The music is also thematic and fits the mood of each area excellently. Speaking of which, each area of the humongous map is similar in the overall themes and vibes, but different enough from one another that there is a distinct experience. Similar enough that you know you’re playing on the same map, and varied enough that it’s pretty easy to look around and know where you are. The enemies are also superb and diverse, ranging from the usual zombie-esque humanoids to intimidating creatures, creepy spider-like hands, and straight-up massive crabs (a From Software staple).

It’s From Software’s most approachable title

If you’re someone who plays games, or has friends who play games, there’s a very good chance that you either are, or know someone who is, extremely into the souls-like genre. Some people get really excited about them and see playing them as a badge of honour – the games have a well-earned reputation for being really difficult, and if anything, the community around the games make them even more intimidating.

With Dark Souls, a game from eleven years ago, still costing over £30, the prospect of diving in is daunting for more than one reason. While Elden Ring is still really difficult, there has never been a more approachable From Software game. The colossal open world means that if you get stuck on one route, the world is bristling with alternative directions for you to wander. The new crafting system encourages you to use items and experiment with enemy weaknesses because nothing feels finite or like you have to save it for later.

The biggest approachability includes though is something that really leans into a system that has been in the souls-likes since day 1: summoning. In Dark Souls, if you met certain criteria you could summon NPCs (or even other players) to help you with bosses. It came with a price though, with boss health increasing significantly for cooperative battles, leading to situations where your summoned companions made the fights harder instead of easier, unable to do enough damage to outweigh the buffed boss HP. Elden Ring still has NPC and co-op summoning, but it has added a third facet – Spirit Ashes. Summoning Spirit Ash companions does not buff boss health and doesn’t cost you anything other than a second of your time. Bringing a pack of wolves into a tight spot can make the difference between win and lose, victory and defeat, playing on or giving up. Elden Ring gives the player a bevy of options that they can make use of if they like or ignore if they want a steeper challenge.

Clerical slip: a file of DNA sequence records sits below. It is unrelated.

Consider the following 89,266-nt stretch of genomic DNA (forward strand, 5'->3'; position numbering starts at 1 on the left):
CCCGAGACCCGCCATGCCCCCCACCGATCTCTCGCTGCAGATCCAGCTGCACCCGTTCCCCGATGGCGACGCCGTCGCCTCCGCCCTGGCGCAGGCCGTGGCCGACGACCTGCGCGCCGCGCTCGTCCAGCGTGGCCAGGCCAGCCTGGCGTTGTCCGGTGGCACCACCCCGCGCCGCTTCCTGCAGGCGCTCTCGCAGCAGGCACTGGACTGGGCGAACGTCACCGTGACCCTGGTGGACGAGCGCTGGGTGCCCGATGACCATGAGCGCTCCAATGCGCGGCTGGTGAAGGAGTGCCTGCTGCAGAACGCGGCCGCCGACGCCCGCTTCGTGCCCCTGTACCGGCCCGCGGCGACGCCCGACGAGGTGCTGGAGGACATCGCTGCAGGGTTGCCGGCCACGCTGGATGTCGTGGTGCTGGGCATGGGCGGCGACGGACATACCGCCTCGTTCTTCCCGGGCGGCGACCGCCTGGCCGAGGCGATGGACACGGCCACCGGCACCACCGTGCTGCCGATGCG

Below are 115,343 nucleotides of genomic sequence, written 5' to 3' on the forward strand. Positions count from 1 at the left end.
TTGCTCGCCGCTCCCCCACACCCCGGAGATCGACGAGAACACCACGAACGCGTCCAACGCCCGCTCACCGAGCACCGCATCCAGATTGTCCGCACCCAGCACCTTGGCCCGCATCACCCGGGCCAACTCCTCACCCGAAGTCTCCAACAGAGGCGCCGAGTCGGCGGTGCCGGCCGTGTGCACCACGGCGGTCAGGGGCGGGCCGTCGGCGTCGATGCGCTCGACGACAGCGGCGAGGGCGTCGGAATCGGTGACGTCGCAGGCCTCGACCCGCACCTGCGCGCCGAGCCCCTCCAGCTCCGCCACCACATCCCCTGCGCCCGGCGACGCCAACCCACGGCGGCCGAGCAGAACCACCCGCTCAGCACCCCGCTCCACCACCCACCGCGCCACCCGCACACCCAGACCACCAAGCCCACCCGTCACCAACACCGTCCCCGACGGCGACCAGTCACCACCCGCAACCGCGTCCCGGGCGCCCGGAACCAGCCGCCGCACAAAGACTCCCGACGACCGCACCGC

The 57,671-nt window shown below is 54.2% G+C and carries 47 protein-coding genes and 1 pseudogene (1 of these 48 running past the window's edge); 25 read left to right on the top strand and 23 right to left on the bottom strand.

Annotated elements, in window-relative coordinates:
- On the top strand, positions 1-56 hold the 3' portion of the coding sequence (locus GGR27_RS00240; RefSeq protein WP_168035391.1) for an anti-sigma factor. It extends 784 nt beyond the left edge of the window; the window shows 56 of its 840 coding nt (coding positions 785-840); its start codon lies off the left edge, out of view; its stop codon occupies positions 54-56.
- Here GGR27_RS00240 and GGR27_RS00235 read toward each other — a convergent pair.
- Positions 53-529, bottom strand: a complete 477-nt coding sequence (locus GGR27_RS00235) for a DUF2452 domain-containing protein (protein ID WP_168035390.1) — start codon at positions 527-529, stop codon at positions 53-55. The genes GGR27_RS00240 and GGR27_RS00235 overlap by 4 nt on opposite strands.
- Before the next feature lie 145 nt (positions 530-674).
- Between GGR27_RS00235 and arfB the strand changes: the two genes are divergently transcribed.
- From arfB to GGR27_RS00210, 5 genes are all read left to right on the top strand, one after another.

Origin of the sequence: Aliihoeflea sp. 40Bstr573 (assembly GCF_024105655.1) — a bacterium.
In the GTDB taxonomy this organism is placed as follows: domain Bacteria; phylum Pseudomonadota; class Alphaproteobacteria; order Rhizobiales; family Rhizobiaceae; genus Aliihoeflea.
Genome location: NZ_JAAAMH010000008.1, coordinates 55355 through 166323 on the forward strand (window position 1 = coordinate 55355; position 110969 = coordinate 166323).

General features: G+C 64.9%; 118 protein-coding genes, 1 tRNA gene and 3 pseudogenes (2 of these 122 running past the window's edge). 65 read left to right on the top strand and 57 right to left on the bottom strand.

Picture of Melanie, an infamously challenging Elden Ring boss
I am Melania, Blade of Miquella, and I have never known defeat.” Image Credit: Bandai Namco

It generates stories

Without a doubt, if you have played Elden Ring and you enter into conversation with someone else who played Elden Ring, you will have discussion options aplenty. Everyone sputters with indignation when recalling a teleportation trap, shares a knowing glance about Patches, and recounts in detail the exact character build that enabled them to get past a challenging encounter that frustrated them at first tilt. It has been true for all of From Software’s catalogue and remains true for Elden Ring that the encounters you find most difficult will be a gentle palate cleanser for someone else, and the fight you breezed through will be a storm of a challenge for another. Comparing notes is an unmissable part of the experience.


There’s no doubt that the other nominees for Game of the Year were worthy, and each one of them could have won in a different year, against different challengers. But 2022 was the year of Elden Ring.

Featured Image Credit: Bandai Namco